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Estate & Tax Planning

Steve Clausen, a founding member and head of the Estate Planning and Probate Section of Clausen & Centrich, PLLC, published the following article in PKWY Magazine in the October 2016 issue:

 

SUCCESSION PLANNING FOR FAMILY OWNED BUSINESSES 

            An inevitable issue facing every family business is succession – who will replace the current owners and officers once they retire or die?  The family business owner has four basic choices to dispose of such business: (1) sell, (2) lifetime gifts, (3) transfer at death, or (4) liquidate.  Proper succession planning allows the business owner to determine which option works best for him, his family and his business.

What is a Family Business?

            A family business includes (a) two or more unrelated people who have formed a closely held business, (b) a husband and wife, (c) a parent and child or children, (d) siblings who are in business together, or (e) some other combination of the foregoing.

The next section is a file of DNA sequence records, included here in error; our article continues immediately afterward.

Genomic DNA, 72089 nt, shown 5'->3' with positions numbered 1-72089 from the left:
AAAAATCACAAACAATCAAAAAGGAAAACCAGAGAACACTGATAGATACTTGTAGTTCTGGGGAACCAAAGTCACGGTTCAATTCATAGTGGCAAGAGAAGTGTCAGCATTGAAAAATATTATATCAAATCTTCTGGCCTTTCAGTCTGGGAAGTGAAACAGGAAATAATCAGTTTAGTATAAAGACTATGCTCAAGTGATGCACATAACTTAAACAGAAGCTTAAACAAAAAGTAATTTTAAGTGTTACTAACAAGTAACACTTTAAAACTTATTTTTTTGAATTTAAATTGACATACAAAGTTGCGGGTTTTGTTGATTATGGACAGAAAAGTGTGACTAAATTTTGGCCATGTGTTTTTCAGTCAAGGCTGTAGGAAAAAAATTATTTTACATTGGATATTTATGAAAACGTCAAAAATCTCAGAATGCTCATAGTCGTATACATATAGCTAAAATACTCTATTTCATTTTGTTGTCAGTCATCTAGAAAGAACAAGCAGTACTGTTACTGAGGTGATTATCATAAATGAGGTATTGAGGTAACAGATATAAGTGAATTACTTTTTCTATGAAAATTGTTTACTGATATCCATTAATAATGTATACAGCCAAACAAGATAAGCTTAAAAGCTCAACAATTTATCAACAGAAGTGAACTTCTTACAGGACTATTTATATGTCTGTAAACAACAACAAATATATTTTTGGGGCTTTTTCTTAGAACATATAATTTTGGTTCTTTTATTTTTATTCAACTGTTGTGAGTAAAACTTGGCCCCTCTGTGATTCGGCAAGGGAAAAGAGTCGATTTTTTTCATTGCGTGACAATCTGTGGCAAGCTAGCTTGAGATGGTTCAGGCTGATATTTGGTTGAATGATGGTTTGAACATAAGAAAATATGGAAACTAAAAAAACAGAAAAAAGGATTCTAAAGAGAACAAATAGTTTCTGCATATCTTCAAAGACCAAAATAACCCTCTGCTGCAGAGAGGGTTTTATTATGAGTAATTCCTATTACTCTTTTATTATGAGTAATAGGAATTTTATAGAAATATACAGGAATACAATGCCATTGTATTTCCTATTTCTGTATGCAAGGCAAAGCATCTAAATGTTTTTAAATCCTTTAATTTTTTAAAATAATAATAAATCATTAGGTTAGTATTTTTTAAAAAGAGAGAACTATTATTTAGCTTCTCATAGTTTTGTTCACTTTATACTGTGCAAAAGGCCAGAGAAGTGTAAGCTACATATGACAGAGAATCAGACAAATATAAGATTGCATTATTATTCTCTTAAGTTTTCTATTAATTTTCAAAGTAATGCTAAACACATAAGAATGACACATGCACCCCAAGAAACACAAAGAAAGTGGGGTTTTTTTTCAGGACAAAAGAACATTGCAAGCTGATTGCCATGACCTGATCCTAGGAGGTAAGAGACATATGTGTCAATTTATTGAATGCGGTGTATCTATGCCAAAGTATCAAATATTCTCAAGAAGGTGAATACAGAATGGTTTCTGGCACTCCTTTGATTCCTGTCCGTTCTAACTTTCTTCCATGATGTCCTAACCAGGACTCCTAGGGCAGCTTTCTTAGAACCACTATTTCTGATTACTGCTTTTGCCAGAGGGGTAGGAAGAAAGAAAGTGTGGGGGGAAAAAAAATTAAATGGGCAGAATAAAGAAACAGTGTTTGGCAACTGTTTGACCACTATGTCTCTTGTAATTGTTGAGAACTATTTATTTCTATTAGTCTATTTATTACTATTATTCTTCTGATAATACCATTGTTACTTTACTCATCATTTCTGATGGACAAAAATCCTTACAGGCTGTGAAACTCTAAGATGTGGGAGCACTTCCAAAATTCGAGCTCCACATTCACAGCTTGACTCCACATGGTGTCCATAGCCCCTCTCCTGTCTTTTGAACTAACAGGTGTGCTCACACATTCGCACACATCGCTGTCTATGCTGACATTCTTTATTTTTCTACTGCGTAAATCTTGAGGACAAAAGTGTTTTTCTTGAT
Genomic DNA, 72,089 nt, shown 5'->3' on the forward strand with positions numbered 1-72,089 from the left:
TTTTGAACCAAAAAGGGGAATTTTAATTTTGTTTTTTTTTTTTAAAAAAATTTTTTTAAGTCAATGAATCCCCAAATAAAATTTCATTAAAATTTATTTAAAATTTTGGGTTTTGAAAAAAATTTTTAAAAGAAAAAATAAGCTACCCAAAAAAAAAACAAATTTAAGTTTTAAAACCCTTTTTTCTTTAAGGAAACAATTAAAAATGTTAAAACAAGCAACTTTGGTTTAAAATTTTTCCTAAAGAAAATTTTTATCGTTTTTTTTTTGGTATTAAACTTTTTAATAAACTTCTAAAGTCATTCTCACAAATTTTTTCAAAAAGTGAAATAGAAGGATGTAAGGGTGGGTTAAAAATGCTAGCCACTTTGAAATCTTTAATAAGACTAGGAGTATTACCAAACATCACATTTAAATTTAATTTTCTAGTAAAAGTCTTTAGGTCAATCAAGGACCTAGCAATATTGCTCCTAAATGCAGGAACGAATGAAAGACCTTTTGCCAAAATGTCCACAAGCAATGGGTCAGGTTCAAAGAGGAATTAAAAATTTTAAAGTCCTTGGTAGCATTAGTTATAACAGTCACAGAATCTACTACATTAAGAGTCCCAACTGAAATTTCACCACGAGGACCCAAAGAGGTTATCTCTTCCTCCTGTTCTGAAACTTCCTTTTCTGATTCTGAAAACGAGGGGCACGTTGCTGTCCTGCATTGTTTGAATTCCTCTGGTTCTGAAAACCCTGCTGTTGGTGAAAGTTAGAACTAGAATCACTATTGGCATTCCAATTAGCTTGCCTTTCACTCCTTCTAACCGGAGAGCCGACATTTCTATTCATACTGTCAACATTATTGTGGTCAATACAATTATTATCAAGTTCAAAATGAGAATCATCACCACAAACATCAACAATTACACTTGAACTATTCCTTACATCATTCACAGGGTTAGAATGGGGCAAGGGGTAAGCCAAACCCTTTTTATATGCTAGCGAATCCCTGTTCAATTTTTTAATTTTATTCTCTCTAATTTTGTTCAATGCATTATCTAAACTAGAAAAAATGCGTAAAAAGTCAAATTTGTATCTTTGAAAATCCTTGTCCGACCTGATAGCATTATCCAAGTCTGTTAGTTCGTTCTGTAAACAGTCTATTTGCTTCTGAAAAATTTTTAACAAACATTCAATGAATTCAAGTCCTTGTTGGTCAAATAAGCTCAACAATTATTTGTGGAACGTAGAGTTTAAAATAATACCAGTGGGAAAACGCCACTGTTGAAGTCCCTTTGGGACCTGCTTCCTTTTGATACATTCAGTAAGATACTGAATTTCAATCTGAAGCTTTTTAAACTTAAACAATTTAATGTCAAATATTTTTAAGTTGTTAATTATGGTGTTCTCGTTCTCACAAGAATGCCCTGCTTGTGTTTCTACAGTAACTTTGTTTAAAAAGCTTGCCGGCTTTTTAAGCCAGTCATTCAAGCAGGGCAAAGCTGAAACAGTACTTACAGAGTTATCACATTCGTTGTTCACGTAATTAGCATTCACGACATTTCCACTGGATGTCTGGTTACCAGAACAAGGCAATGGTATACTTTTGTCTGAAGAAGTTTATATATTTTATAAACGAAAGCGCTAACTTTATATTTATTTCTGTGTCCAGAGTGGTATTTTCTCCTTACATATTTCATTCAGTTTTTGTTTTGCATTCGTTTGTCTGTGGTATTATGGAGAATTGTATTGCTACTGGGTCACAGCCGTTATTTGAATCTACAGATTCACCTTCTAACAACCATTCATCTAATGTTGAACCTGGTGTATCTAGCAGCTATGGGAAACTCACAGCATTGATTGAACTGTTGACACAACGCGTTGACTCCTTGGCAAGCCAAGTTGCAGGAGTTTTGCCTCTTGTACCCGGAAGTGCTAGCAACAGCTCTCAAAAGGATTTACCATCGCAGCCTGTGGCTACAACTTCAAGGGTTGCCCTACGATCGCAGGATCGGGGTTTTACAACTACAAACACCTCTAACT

What Is Succession Planning?

            Succession planning involves planning for the preservation and transfer of control of an individual’s business in a manner that carries out his or her objectives. 

Probability of Succession Failure

            Statistics in one study show that only 30% of family businesses survive for more than one generation (i.e., from parent to child), only 15% of family businesses last for two generations (i.e., from grandparent to grandchild), and only 1% of family businesses survive for three or more generations.

Why Do So Many Family Businesses Fail in the Second and Third Generations?

            The leading causes for why so many family businesses fail are: Unresolved family discord such as bad management, and lack of training; lack of, or inadequate, business succession and personal planning; high taxes (death and income taxes); and unforeseen problems.

The problems associated with high taxes, bad management, and family discord can be controlled, and even eliminated, by a thorough succession plan.

Dealing with Emotions

            The owner may have a major reason to not address succession planning – the desire to avoid making two difficult decisions: “When is it time to leave the business?” and “Who should take my place?”  Succession issues also have the potential to wreak havoc, both in the business and in the family.